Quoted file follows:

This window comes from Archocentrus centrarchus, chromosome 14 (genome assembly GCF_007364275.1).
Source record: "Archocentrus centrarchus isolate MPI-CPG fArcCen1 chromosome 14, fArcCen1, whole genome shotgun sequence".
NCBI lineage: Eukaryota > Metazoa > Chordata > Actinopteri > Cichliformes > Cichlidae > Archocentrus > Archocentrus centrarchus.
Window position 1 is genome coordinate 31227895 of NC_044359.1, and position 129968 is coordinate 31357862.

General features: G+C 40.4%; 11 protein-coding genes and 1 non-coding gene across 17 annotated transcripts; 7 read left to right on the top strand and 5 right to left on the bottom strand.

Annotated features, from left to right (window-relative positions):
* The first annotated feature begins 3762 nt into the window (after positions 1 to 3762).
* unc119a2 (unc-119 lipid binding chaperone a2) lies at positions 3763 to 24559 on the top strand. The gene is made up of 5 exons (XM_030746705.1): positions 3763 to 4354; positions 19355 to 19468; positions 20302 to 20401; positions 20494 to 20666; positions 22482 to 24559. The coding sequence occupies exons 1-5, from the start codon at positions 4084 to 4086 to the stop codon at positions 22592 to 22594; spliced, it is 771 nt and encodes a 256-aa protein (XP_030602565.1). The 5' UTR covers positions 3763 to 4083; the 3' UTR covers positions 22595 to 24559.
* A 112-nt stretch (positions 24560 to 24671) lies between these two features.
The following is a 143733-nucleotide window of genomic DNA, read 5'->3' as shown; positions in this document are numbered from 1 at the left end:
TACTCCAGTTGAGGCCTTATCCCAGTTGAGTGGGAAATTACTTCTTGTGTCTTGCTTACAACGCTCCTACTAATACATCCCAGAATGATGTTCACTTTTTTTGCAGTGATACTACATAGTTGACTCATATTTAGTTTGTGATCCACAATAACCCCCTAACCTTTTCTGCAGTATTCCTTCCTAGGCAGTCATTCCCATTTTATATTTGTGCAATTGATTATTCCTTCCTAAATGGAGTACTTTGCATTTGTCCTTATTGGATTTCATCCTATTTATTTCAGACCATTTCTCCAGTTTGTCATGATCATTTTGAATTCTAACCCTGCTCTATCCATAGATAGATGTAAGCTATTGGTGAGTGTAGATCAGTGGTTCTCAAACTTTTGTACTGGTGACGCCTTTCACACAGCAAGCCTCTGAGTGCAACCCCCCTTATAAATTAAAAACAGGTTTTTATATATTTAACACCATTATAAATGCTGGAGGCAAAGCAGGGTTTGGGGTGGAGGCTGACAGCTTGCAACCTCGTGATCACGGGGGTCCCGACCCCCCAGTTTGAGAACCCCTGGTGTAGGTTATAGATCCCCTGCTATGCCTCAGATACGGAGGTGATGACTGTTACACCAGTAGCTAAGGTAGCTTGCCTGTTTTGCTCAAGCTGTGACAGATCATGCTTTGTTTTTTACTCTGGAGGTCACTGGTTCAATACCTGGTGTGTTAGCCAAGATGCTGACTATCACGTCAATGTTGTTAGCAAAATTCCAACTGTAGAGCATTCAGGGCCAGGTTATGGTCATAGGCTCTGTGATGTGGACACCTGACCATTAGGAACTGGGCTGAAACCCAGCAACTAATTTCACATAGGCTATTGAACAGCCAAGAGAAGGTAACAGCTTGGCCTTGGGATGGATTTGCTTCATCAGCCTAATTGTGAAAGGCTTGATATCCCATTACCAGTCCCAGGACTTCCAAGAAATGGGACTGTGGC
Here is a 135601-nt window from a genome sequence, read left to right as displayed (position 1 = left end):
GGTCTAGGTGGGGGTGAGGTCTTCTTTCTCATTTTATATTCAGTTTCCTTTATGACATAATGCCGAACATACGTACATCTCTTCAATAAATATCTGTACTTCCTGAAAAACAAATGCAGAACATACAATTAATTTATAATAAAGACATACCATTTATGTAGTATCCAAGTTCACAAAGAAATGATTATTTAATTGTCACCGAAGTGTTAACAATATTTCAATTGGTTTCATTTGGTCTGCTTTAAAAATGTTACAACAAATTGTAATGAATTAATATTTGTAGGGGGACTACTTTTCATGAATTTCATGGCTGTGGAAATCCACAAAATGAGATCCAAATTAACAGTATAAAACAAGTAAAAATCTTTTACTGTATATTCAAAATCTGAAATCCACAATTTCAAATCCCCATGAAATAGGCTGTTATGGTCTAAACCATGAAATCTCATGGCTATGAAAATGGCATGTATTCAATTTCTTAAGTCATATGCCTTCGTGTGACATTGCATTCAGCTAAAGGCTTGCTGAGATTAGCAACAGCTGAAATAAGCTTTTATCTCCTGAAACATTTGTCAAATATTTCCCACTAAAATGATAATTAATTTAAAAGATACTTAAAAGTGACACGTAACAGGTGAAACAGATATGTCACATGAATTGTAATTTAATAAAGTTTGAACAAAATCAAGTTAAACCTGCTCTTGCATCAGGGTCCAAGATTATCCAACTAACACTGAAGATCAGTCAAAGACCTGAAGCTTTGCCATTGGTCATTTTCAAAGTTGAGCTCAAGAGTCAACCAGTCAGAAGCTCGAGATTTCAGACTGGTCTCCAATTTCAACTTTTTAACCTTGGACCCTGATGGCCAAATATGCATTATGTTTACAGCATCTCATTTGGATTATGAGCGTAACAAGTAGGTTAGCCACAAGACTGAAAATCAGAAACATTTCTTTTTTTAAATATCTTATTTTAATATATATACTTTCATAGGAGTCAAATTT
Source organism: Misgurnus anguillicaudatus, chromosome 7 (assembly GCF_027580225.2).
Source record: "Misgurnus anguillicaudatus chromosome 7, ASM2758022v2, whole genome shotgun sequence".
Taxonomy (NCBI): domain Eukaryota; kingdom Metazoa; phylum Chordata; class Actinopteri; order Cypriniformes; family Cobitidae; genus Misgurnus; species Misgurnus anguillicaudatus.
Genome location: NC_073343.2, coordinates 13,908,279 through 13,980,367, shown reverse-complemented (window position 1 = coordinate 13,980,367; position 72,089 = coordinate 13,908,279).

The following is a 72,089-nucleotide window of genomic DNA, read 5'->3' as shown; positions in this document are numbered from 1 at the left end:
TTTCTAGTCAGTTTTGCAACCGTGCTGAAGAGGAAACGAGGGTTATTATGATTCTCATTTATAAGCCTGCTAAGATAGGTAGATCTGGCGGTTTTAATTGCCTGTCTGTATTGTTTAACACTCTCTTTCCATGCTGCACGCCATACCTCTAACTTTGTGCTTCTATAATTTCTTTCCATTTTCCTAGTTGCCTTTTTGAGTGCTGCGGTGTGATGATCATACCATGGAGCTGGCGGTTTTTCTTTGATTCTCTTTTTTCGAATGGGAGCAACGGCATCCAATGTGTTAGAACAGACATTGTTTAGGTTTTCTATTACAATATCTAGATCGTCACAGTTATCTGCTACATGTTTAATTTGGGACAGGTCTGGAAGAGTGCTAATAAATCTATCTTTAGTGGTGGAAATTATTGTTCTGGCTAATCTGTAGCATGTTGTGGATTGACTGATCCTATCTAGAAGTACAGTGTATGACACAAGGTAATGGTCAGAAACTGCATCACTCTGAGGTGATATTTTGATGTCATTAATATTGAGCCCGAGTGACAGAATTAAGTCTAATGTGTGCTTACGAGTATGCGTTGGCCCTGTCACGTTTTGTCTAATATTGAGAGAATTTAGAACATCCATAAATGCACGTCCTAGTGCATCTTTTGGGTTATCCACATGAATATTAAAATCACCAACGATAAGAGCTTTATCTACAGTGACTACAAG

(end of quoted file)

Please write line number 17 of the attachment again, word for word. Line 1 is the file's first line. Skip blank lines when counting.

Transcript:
Genome location: NC_073343.2, coordinates 13,908,279 through 13,980,367, shown reverse-complemented (window position 1 = coordinate 13,980,367; position 72,089 = coordinate 13,908,279).